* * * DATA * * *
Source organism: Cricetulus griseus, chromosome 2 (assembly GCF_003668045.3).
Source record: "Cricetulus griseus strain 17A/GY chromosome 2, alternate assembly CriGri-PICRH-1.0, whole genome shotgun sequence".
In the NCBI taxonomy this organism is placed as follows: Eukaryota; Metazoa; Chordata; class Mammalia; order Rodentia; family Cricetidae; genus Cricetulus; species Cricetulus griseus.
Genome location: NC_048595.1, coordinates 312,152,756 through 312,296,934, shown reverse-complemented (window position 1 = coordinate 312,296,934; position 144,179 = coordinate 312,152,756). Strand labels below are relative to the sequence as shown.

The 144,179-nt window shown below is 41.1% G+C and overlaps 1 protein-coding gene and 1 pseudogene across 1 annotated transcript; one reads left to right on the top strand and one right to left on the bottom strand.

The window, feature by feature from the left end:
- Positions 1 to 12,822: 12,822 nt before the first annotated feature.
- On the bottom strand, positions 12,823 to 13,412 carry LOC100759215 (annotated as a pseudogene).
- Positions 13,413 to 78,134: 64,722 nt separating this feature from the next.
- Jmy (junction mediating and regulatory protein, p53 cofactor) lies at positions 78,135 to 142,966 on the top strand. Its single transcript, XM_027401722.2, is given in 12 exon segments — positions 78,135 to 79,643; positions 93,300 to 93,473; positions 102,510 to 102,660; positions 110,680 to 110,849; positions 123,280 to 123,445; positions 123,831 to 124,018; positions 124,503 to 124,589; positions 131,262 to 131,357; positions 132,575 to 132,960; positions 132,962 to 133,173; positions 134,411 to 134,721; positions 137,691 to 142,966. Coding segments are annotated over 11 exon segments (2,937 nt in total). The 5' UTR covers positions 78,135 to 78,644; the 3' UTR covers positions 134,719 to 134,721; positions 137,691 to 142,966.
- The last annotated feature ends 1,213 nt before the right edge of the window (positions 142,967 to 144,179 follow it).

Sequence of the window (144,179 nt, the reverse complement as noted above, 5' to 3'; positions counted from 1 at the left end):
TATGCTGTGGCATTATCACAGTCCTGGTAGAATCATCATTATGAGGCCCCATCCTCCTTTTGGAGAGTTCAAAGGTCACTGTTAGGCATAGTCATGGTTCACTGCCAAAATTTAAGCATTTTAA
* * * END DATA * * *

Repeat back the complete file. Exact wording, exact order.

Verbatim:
Source organism: Cricetulus griseus, chromosome 2 (assembly GCF_003668045.3).
Source record: "Cricetulus griseus strain 17A/GY chromosome 2, alternate assembly CriGri-PICRH-1.0, whole genome shotgun sequence".
In the NCBI taxonomy this organism is placed as follows: Eukaryota; Metazoa; Chordata; class Mammalia; order Rodentia; family Cricetidae; genus Cricetulus; species Cricetulus griseus.
Genome location: NC_048595.1, coordinates 312,152,756 through 312,296,934, shown reverse-complemented (window position 1 = coordinate 312,296,934; position 144,179 = coordinate 312,152,756). Strand labels below are relative to the sequence as shown.

The 144,179-nt window shown below is 41.1% G+C and overlaps 1 protein-coding gene and 1 pseudogene across 1 annotated transcript; one reads left to right on the top strand and one right to left on the bottom strand.

The window, feature by feature from the left end:
- Positions 1 to 12,822: 12,822 nt before the first annotated feature.
- On the bottom strand, positions 12,823 to 13,412 carry LOC100759215 (annotated as a pseudogene).
- Positions 13,413 to 78,134: 64,722 nt separating this feature from the next.
- Jmy (junction mediating and regulatory protein, p53 cofactor) lies at positions 78,135 to 142,966 on the top strand. Its single transcript, XM_027401722.2, is given in 12 exon segments — positions 78,135 to 79,643; positions 93,300 to 93,473; positions 102,510 to 102,660; positions 110,680 to 110,849; positions 123,280 to 123,445; positions 123,831 to 124,018; positions 124,503 to 124,589; positions 131,262 to 131,357; positions 132,575 to 132,960; positions 132,962 to 133,173; positions 134,411 to 134,721; positions 137,691 to 142,966. Coding segments are annotated over 11 exon segments (2,937 nt in total). The 5' UTR covers positions 78,135 to 78,644; the 3' UTR covers positions 134,719 to 134,721; positions 137,691 to 142,966.
- The last annotated feature ends 1,213 nt before the right edge of the window (positions 142,967 to 144,179 follow it).

Sequence of the window (144,179 nt, the reverse complement as noted above, 5' to 3'; positions counted from 1 at the left end):
TATGCTGTGGCATTATCACAGTCCTGGTAGAATCATCATTATGAGGCCCCATCCTCCTTTTGGAGAGTTCAAAGGTCACTGTTAGGCATAGTCATGGTTCACTGCCAAAATTTAAGCATTTTAA